A fresh understanding of 'long term'

By Guest |  22-11-17 | 
 
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Morningstar invites thought leaders from the investment community to share their insights. Views expressed are personal and should not be construed as investment advice.

Asset manager Josh Tarasoff is general partner of Greenlea Lane Capital. Ian Cassel of MicroCapClub lists down two learnings that Josh described during a recent presentation.

Lesson I: Pay attention to mental models

The map is not the territory is, I think, a very famous dictum. What it means to me is that, the frameworks that we use to make decisions are always just the frameworks in our head, and they’re not reality itself. Reality is infinitely more complex and dynamic than whatever tools, mental models we use to do our analysis and make our judgements. So we can’t be trapped in our mental models, although it’s very, very easy to be so.

We have to be committed to changing our mental models, which means somehow stepping outside of them, or discarding them altogether.

I’ll give you an example from my experience. Let’s just talk about a common mental model of a brand franchise versus a commodity. I think this will probably be familiar, where a brand franchise is a product that has a consumer preference that affords it pricing power. Well known examples of that would be Coca-Cola and See’s Candies, you know from Berkshire’s portfolio. Buffett talks about them a lot.

A commodity is something that does not have any consumer preference whatsoever, so the company that sells the commodity is a price taker. Examples would be a pure commodity like oil, or insurance is often cited as a commodity business, by Buffett in fact.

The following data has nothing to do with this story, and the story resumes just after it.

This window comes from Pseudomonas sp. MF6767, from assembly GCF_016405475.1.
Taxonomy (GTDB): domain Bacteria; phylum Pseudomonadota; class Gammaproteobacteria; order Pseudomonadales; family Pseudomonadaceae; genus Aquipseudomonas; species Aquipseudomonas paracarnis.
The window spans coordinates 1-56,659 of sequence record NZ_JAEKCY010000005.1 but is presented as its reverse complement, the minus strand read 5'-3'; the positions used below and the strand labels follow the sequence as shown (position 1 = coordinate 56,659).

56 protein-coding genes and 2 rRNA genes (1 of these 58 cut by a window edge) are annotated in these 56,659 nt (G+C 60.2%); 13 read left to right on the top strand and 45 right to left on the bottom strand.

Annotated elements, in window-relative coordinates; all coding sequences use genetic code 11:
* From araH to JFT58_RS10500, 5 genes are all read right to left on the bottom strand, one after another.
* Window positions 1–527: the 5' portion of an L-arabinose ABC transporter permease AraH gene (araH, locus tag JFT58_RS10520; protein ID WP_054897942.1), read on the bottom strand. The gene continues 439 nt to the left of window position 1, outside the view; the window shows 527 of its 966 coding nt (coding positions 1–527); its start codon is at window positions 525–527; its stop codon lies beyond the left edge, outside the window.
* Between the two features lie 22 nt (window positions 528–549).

A long time ago, I was visiting an insurance company and the people kept talking about how their brand was helping them, and they said this one thing that for some reason stuck with me. “Our brand is winning ties.” This didn’t fit my mental model. I knew that insurance is a commodity business, and that brands aren’t supposed to be valuable. So at best, what they were saying would be a fleeting, ephemeral effect that they have that would go away. So I just dismissed this claim that they were making, which in retrospect seems ridiculous that I thought I knew I knew better than these people did about their own business.

But that was my reaction at the time, and then over time, just by paying attention to what I was seeing by studying dozens and dozens of businesses over the years, and luckily having a more open mind than I did during that episode, I realized that the mental model of brand franchise versus commodity is incomplete, and that trust is super important in business. It’s so important that we take it for granted, and it’s just easy to overlook and under-appreciate. So I came up with a new mental model, at least for me it was a new mental model, that I call tiebreaker brand.

If there’s a high stakes purchase decision, so that trust is critical, and there’s a limited number of companies in an industry that stand out as the most familiar or widely-used or respected, than all else equal, it’s a no-brainer to go with those companies as opposed to a less-trusted company. This is familiar, we know intuitively about this. No one ever got fired for buying IBM, is sort of a representative notion. Other examples would be the name brand accounting and audit firms, I think they win a lot of business just because of their brand.

Fidelity and Vanguard just because of their size and their mindshare, win a lot of business just because of that. Amazon Web Services is the defacto industry standard in cloud computing.

So a tiebreaker brand is a middle ground between a brand franchise and a commodity, where the tiebreaker brands don’t necessarily have pricing power, although sometimes they do. So they’re not like a brand franchise in that respect, but they do enjoy, they can enjoy very strong consumer preference if they offer a market-leading value proposition independent of their brand.